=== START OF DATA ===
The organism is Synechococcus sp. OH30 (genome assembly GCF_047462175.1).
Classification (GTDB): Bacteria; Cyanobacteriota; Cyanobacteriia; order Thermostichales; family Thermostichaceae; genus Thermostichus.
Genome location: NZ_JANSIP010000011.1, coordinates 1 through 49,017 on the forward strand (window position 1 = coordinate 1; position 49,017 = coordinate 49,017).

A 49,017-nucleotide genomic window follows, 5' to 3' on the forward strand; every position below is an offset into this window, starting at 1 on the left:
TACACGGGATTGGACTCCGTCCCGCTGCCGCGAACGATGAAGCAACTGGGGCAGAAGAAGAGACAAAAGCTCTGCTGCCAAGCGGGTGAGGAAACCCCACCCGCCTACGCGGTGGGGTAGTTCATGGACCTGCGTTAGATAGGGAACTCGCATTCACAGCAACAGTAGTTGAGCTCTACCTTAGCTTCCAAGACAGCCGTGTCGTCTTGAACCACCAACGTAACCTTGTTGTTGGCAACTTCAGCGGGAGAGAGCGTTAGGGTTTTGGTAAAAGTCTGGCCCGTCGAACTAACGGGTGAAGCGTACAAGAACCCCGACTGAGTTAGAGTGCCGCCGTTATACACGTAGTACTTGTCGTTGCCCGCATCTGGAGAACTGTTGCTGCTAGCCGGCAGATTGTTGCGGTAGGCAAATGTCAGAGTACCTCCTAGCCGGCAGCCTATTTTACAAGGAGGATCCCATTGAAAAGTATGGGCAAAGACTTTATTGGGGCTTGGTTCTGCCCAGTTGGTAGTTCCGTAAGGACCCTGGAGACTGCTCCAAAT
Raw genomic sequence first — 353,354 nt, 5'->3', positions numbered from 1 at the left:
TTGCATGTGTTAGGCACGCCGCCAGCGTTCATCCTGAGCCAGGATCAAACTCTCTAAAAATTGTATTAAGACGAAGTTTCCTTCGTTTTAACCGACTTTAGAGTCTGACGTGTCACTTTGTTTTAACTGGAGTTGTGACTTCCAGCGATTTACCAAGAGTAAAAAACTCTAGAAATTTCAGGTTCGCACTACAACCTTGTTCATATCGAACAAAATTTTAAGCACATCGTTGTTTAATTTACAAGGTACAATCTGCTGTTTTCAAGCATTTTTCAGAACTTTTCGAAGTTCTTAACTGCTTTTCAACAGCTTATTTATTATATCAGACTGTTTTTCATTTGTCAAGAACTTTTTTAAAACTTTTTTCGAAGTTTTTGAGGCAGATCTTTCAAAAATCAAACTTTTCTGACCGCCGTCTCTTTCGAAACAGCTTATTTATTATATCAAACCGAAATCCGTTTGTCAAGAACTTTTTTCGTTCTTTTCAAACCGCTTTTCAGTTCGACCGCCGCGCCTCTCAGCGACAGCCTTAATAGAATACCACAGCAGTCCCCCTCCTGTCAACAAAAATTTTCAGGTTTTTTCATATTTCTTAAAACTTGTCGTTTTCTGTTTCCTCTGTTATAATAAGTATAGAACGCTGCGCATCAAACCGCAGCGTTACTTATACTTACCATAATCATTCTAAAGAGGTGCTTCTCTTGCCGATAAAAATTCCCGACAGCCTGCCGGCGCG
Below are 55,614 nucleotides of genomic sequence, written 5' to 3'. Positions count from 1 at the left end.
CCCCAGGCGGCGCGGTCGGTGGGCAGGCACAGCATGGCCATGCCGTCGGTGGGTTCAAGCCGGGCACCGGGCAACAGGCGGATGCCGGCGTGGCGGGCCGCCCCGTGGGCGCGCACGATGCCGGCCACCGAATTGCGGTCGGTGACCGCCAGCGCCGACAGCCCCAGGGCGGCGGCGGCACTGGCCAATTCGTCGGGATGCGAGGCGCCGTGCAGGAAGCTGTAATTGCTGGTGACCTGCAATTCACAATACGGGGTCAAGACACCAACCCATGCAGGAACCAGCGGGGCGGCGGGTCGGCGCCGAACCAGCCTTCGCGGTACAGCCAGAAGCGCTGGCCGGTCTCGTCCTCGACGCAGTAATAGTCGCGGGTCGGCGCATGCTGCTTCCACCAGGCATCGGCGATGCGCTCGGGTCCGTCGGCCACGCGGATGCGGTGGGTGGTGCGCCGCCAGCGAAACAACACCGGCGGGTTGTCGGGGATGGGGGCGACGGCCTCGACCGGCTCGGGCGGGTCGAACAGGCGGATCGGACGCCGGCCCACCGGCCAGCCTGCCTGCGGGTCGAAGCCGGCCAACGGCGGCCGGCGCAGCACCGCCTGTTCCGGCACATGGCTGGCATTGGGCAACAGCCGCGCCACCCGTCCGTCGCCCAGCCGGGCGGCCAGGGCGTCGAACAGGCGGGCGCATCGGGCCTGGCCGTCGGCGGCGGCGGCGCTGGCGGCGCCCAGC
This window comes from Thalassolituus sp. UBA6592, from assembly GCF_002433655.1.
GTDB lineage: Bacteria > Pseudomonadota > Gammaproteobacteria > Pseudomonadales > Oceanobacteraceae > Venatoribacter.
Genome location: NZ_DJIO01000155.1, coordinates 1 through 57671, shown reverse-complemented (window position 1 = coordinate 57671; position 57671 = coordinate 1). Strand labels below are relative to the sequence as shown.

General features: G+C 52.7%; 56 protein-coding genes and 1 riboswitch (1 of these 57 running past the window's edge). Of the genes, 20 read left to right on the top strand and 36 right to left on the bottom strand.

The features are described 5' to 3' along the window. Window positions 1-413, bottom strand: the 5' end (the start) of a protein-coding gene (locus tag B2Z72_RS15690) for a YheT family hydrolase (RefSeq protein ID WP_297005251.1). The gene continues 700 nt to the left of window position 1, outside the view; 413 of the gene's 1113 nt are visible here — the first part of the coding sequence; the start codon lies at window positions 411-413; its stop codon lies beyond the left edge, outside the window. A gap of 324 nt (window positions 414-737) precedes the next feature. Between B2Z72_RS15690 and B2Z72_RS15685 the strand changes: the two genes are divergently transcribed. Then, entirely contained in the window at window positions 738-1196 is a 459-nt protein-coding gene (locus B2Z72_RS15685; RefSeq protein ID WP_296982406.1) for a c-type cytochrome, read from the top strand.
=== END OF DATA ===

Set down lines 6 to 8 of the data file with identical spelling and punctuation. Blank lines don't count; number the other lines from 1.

Raw genomic sequence first — 353,354 nt, 5'->3', positions numbered from 1 at the left:
TTGCATGTGTTAGGCACGCCGCCAGCGTTCATCCTGAGCCAGGATCAAACTCTCTAAAAATTGTATTAAGACGAAGTTTCCTTCGTTTTAACCGACTTTAGAGTCTGACGTGTCACTTTGTTTTAACTGGAGTTGTGACTTCCAGCGATTTACCAAGAGTAAAAAACTCTAGAAATTTCAGGTTCGCACTACAACCTTGTTCATATCGAACAAAATTTTAAGCACATCGTTGTTTAATTTACAAGGTACAATCTGCTGTTTTCAAGCATTTTTCAGAACTTTTCGAAGTTCTTAACTGCTTTTCAACAGCTTATTTATTATATCAGACTGTTTTTCATTTGTCAAGAACTTTTTTAAAACTTTTTTCGAAGTTTTTGAGGCAGATCTTTCAAAAATCAAACTTTTCTGACCGCCGTCTCTTTCGAAACAGCTTATTTATTATATCAAACCGAAATCCGTTTGTCAAGAACTTTTTTCGTTCTTTTCAAACCGCTTTTCAGTTCGACCGCCGCGCCTCTCAGCGACAGCCTTAATAGAATACCACAGCAGTCCCCCTCCTGTCAACAAAAATTTTCAGGTTTTTTCATATTTCTTAAAACTTGTCGTTTTCTGTTTCCTCTGTTATAATAAGTATAGAACGCTGCGCATCAAACCGCAGCGTTACTTATACTTACCATAATCATTCTAAAGAGGTGCTTCTCTTGCCGATAAAAATTCCCGACAGCCTGCCGGCGCG
Below are 55,614 nucleotides of genomic sequence, written 5' to 3'. Positions count from 1 at the left end.